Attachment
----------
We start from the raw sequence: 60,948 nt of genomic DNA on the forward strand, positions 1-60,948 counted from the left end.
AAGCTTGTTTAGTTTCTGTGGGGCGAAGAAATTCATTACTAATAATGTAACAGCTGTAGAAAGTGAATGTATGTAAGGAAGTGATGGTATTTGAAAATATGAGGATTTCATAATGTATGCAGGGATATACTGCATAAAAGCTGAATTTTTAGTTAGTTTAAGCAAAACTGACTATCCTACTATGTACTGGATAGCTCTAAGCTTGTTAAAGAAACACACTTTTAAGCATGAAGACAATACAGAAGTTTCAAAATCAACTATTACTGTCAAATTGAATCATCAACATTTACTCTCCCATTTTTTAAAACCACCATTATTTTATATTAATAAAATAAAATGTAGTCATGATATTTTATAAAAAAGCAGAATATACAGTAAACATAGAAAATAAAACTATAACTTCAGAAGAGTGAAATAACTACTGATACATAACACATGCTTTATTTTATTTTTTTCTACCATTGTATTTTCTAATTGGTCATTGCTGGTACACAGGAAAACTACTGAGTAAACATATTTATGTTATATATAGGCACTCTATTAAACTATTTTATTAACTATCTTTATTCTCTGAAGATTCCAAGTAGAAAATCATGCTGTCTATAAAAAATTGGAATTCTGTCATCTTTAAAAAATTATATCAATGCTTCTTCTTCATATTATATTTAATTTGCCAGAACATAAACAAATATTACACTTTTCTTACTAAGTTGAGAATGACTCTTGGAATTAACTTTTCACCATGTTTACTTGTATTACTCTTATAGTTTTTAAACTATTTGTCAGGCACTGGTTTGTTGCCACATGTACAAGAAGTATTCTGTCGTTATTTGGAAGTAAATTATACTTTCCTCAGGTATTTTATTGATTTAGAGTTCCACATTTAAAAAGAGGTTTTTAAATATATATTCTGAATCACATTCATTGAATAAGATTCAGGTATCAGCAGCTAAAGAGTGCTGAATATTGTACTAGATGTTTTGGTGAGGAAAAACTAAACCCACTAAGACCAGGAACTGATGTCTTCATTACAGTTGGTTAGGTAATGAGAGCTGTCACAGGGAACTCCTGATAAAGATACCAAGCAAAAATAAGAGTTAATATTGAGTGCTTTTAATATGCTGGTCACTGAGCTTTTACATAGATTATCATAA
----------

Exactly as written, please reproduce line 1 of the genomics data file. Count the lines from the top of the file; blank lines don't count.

We start from the raw sequence: 60,948 nt of genomic DNA on the forward strand, positions 1-60,948 counted from the left end.